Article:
Saturday, August 26, 2006

John Varley: Red Lightning

John Varley's Red Lightning is a pretty lightweight example of the genre of revolution on the martian colony. Actually, the revolution is almost an afterthought, and the rest is a simple juvenile adventure. Our hero is Ray Garcia-Strickland, a teenager growing up on Mars, the son of two of the pioneers, and close confidant of Jubal Broussard, the eccentric inventor who came up with the device that makes space travel affordable. The first half of the story is an adventure through tsunami-torn Florida after an unidentified, near-light-speed object tears through the Gulf of Mexico. In the second half, Mars is repeatedly invaded and subdued by unidentified mercenaries who are hoping to capture Jubal and gain control of his inventions. In the end, Ray, Jubal, and friends stand off the mercenaries, and declare independence for Mars based on their control of Jubal's inventions, which no one else has been able to replicate.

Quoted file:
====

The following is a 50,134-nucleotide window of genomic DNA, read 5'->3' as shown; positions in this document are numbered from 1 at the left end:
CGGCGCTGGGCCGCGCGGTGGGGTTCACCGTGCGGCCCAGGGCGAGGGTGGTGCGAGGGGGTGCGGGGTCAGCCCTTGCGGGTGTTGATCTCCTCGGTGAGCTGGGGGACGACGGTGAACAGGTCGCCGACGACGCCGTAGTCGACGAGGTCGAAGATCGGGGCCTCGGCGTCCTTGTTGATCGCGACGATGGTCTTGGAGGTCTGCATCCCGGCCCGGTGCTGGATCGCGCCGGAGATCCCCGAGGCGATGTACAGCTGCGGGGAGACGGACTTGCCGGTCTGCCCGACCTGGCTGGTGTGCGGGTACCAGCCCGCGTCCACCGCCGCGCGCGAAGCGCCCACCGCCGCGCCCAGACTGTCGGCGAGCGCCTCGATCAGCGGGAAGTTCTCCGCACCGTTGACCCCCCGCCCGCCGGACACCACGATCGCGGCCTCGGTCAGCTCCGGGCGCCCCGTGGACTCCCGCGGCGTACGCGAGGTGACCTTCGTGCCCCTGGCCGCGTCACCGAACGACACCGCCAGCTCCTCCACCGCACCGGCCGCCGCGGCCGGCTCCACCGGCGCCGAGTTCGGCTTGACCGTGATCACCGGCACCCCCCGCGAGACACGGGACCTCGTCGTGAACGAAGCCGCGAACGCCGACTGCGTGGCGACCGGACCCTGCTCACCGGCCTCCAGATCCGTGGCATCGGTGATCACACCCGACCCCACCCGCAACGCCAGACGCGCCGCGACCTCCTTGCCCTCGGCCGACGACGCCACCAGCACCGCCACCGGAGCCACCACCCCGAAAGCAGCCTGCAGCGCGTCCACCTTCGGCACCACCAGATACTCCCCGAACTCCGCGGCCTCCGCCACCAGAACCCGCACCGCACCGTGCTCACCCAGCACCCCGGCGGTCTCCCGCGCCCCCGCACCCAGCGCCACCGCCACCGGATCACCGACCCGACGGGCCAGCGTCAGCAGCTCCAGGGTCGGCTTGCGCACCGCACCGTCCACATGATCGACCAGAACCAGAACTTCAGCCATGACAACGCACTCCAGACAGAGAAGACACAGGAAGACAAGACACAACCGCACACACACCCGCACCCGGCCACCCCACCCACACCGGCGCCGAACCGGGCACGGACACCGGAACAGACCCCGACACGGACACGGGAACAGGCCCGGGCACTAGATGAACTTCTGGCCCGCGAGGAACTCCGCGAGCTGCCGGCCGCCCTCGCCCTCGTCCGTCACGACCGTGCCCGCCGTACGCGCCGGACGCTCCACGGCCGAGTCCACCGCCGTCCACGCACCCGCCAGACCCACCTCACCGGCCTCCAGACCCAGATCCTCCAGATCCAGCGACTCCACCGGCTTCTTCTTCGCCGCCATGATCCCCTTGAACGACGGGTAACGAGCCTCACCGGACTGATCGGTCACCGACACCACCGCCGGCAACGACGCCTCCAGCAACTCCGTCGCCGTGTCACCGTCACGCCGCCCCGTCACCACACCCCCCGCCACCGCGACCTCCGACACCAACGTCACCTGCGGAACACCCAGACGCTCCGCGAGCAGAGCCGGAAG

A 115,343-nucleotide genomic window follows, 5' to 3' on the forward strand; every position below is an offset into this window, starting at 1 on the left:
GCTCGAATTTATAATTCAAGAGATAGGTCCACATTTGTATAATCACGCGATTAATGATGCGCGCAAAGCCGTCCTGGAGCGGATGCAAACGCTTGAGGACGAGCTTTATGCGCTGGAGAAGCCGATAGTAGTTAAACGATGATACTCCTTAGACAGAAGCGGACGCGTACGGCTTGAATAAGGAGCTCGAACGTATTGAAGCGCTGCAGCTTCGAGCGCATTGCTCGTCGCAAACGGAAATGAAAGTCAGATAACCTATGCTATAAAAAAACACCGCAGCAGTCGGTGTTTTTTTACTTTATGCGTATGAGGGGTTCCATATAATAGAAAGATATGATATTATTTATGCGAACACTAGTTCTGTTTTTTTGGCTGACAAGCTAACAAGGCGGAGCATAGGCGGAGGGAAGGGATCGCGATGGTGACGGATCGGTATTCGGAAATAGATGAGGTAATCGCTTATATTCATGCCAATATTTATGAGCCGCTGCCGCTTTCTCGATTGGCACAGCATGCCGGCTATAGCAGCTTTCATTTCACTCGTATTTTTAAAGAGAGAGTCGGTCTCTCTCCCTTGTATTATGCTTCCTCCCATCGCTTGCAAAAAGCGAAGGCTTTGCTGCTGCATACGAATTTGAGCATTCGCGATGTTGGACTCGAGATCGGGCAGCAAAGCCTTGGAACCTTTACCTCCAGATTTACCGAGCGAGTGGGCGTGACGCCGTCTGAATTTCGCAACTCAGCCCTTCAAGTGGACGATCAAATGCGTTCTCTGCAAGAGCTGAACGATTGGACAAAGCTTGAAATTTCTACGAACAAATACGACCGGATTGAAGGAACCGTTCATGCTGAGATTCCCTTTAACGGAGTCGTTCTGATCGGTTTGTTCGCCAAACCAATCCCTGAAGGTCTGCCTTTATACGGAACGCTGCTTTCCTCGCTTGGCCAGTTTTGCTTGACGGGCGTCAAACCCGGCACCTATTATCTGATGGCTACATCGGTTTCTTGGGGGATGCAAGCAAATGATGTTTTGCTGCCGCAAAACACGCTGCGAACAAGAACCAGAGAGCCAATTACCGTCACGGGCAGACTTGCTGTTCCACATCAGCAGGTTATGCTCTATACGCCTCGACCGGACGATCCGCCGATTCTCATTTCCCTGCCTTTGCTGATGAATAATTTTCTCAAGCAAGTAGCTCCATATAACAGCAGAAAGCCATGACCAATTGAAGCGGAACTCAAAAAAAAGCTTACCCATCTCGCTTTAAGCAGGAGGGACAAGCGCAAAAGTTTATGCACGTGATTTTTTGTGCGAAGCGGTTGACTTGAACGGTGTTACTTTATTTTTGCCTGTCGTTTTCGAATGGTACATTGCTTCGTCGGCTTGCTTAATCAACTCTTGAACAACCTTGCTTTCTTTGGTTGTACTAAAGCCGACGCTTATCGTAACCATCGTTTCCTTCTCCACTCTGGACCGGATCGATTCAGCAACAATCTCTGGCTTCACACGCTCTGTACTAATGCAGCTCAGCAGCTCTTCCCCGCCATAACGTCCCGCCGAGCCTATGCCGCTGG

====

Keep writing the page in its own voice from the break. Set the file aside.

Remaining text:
I found the story to be weak, contrived, and derivative. The technology is magic, and the fact that it's all-powerful (provides cheap, plentiful energy, and it can make Vingean bobbles, too!) and requires Jubal's personal touch to manufacture renders it an unbeatable tool. The bad guys are one-dimensional: faceless, incompetent in low-gee combat, ruthless torturers, and ordered around by unseen forces.

Red Lightning has already been nominated for next year's Prometheus award. Varley's a good writer: his The Golden Globe won a Prometheus award, and the story "The Persistence of Vision" won Hugo and Nebula Awards. The story has enough anti-authoritarian elements to qualify as (weakly) libertarian: the government does a lousy job managing after the tsunami (Varley swears in an afterword that that part was conceived before the December 2004 Indian Ocean tsunami and the Katrina devastation), and the mercenaries are either backed or tolerated by governments on Earth. The story is a fun read; there's just no depth to it. The two halves of the book are unrelated stories; the trip to Florida gives us a chance to see the devastation, but we see mere snippets of heroism and villainy; the same is true of Mars under occupation. The declaration of Martian independence at the end is managed without the awareness or help of the residents of Mars, even though they have plenty of grievance after their occupation by the anonymous mercenaries.

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